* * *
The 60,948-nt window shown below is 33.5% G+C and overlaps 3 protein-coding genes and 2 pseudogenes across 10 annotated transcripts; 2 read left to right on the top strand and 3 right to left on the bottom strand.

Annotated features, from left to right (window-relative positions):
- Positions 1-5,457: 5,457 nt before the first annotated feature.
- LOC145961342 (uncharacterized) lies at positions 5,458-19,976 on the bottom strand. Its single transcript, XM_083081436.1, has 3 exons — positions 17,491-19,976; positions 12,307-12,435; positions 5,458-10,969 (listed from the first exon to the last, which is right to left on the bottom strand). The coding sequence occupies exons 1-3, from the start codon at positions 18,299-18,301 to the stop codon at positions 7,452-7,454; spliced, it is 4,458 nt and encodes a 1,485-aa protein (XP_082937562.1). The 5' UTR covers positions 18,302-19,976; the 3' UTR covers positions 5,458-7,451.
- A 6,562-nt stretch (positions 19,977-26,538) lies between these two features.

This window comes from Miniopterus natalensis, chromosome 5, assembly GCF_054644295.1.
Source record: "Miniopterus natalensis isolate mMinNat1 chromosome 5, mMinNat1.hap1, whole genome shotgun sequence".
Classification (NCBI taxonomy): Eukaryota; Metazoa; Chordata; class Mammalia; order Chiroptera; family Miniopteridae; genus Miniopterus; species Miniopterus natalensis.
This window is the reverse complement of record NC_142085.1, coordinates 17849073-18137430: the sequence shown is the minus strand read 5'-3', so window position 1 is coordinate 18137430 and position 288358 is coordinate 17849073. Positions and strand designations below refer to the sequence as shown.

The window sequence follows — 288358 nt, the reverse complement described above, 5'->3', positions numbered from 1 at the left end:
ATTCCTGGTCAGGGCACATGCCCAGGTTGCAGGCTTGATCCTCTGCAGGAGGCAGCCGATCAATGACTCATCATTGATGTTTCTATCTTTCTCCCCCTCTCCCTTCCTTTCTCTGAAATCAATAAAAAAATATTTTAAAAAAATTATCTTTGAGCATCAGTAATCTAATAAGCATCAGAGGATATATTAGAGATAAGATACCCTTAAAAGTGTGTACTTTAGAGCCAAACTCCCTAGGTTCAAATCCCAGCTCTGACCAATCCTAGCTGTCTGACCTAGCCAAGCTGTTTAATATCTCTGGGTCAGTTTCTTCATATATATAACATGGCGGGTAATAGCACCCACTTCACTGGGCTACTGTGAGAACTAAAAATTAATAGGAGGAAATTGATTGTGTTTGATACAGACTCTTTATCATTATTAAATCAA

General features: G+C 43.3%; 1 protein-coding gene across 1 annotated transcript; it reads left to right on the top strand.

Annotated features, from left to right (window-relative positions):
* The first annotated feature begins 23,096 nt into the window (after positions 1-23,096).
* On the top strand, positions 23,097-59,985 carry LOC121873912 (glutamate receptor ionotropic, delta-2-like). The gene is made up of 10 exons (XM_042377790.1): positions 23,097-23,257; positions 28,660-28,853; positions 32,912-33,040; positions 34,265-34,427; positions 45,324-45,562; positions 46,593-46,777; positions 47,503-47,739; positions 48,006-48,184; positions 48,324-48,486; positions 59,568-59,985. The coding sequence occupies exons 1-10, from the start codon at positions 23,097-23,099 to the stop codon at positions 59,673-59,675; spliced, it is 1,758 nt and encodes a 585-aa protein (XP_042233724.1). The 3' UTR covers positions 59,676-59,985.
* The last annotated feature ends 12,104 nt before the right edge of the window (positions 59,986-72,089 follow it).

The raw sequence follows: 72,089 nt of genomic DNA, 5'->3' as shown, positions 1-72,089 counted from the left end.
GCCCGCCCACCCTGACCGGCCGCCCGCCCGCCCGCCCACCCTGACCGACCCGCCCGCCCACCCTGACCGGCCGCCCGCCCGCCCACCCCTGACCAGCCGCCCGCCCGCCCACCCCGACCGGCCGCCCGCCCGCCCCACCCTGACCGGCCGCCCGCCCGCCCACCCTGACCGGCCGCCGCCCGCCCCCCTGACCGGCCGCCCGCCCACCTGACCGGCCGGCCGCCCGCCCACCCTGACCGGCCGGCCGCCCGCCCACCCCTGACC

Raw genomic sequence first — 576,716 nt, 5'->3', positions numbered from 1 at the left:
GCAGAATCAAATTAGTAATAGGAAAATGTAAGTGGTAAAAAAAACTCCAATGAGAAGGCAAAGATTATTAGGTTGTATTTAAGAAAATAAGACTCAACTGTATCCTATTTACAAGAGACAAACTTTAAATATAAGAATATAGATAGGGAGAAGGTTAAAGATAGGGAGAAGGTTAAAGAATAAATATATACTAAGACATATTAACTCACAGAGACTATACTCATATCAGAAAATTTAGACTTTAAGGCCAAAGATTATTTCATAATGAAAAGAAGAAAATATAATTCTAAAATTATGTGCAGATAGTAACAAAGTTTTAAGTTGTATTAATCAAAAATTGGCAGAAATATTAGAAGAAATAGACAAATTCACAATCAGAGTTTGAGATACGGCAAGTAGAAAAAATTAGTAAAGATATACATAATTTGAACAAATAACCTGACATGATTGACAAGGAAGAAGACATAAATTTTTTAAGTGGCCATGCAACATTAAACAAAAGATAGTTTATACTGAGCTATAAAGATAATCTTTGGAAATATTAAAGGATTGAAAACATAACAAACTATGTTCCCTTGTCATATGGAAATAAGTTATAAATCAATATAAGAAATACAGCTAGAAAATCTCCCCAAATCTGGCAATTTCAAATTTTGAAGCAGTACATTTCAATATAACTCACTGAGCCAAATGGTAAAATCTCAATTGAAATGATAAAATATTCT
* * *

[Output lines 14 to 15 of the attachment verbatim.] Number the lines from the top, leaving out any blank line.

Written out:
* The first annotated feature begins 23,096 nt into the window (after positions 1-23,096).
* On the top strand, positions 23,097-59,985 carry LOC121873912 (glutamate receptor ionotropic, delta-2-like). The gene is made up of 10 exons (XM_042377790.1): positions 23,097-23,257; positions 28,660-28,853; positions 32,912-33,040; positions 34,265-34,427; positions 45,324-45,562; positions 46,593-46,777; positions 47,503-47,739; positions 48,006-48,184; positions 48,324-48,486; positions 59,568-59,985. The coding sequence occupies exons 1-10, from the start codon at positions 23,097-23,099 to the stop codon at positions 59,673-59,675; spliced, it is 1,758 nt and encodes a 585-aa protein (XP_042233724.1). The 3' UTR covers positions 59,676-59,985.